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Spring 2015 Series
More events will be added as confirmed.
January 14, 2015
Driver's Ed: Ethics for Driverless Car Software
As driverless vehicles are on the horizon, decisions about how they react in different situations need to be determined. If a driverless vehicle is in a situation where a collision is unavoidable, should it take the option that minimizes the overall impact at the possible expense of its occupants or should it always make the decision to protect itself? Should drivers get to make the decision themselves? Should the age of the occupants, criminal history, driving record, marital status, family situation, cost of vehicle, legal liability, and potential contribution of the occupants to society be considered? These and many other questions related to the ethics and technological innovations with driverless vehicles will be discussed.
Jeffrey Miller, Associate Professor of Engineering Practice, University of Southern California
February 10, 2015
Body Building: Progress and Promise in Tissue Engineering Research
Tissue engineering is an interdisciplinary field that marries the principles of engineering and the life sciences toward the development of biological substitutes that restore, maintain, or improve tissue function. Typically, tissue engineers use advanced biomaterials that serve as scaffolds for the delivery of cells, and the scaffolds further provide cues and signals to the cells to guide their re-growth or healing of a tissue. This talk will include specific examples to illustrate the complexities of designing tissue engineering strategies for clinical use, such as regenerating damaged cartilage, engineering living heart valves, or treating Parkinson’s disease. Finally, all of this will be placed in the context of the many scientific and regulatory challenges that exist and provide insight related to the future promise of this field in medicine.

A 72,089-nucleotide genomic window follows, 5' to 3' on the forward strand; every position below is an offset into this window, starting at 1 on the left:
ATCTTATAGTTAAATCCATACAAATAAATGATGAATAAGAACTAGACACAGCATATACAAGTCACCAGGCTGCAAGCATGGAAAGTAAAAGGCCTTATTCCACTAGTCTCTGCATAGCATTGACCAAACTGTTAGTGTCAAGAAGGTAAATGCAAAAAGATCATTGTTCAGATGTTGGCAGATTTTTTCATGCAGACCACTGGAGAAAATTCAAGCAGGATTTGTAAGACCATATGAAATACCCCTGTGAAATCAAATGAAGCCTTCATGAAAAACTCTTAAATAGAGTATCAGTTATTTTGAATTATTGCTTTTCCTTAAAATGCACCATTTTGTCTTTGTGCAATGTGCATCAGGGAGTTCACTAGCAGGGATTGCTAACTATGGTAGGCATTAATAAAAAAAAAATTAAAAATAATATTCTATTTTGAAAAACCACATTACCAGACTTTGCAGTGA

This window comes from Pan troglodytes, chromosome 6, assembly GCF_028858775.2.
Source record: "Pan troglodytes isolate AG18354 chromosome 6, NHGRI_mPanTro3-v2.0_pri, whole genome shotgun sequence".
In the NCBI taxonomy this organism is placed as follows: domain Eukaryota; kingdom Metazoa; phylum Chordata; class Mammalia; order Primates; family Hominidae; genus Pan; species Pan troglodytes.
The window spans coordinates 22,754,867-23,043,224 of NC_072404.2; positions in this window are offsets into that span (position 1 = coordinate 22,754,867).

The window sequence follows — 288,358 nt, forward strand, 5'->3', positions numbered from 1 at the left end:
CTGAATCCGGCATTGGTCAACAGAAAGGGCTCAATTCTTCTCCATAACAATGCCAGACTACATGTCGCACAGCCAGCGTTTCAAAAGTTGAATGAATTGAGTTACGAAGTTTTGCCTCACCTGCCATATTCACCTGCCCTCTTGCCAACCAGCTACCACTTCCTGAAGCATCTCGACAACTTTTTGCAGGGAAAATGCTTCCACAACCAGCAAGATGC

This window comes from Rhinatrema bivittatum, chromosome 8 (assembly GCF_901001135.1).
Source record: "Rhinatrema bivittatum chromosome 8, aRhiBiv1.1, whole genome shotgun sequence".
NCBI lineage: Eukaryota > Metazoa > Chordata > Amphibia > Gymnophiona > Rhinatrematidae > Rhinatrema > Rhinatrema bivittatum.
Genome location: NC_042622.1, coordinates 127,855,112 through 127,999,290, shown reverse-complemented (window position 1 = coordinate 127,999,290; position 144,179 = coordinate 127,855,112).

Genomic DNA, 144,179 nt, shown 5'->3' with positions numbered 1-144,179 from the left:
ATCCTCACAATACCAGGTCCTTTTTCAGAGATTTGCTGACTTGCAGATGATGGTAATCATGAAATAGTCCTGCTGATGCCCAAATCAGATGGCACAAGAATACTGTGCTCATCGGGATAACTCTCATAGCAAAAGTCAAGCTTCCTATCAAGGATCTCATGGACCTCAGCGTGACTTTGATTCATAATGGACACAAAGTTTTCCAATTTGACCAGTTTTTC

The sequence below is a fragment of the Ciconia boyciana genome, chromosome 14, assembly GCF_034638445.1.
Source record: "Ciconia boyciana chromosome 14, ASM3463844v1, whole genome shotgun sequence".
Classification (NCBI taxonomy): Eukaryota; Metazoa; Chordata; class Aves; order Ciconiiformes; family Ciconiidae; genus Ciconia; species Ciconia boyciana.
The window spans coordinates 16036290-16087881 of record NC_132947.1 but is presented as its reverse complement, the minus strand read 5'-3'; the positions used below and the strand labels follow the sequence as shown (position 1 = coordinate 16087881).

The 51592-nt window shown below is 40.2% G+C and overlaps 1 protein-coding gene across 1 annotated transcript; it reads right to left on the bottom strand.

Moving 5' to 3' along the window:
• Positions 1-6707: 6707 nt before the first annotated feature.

Kristi Anseth (NAS), University of Colorado Boulder
February 24, 2015
Prehispanic Pueblo Societies: The Big Picture from the Village Ecodyamics Project
This lecture is co-sponsored by the OC Chapter of Archeological Institute of America. This talk will frame recent VEP modeling and empirical research on the central Mesa Verde and northern Rio Grande regions within a much larger picture of population growth reconstructed from osteological remains and movement reconstructed from tree-ring dates for the entire upland Southwest.
Tim Kohler is Regents' Professor of Anthropology at Washington State University
March 18, 2015
Managing Groundwater for Drought, Clean Water, Food Security, and Ecosystems
Groundwater is a critical source of drinking water for many Americans, it is the drought insurance for 40% of our planet's agriculture, and it sustains many aquatic ecosystems. Understanding this hidden resource is a key to it's sustainable management.
Thomas Harter, PhD, is the Robert M. Hagan Endowed Chair in Water Management and Policy at the University of California, Davis.
April 15 , 2015
5th Annual Seymour Benzer Lecture
Translating a trillion points of data into therapies, diagnostics, and new insights into disease
There is an urgent need to translate genome-era discoveries into clinical utility, but the difficulties in making bench-to-bedside translations may be helped by the nascent field of translational bioinformatics. Dr. Butte's lab at Stanford builds and applies tools that convert trillions points of molecular, clinical, and epidemiological data -- measured by researchers and clinicians over the past decade and now commonly termed “big data” -- into diagnostics, therapeutics, and new insights into disease. This talk will highlight how publicly-available molecular measurements to find new uses for drugs including drug repositioning for inflammatory bowel disease, discovering new treatable inflammatory mechanisms of disease in type 2 diabetes, and how the next generation of biotech companies might even start in your garage.
Atul Butte, Stanford University School of Medicine
May 6, 2015
New Horizons Mission to Pluto
Fran Bagenal, Professor of Astrophysical and Planetary Sciences
Laboratory for Atmospheric and Space Physics, University of Colorado
May 20, 2015
Immunity's Role in Controlling and Shaping Cancer
Robert Schreiber (NAS), Washington University School of Medicine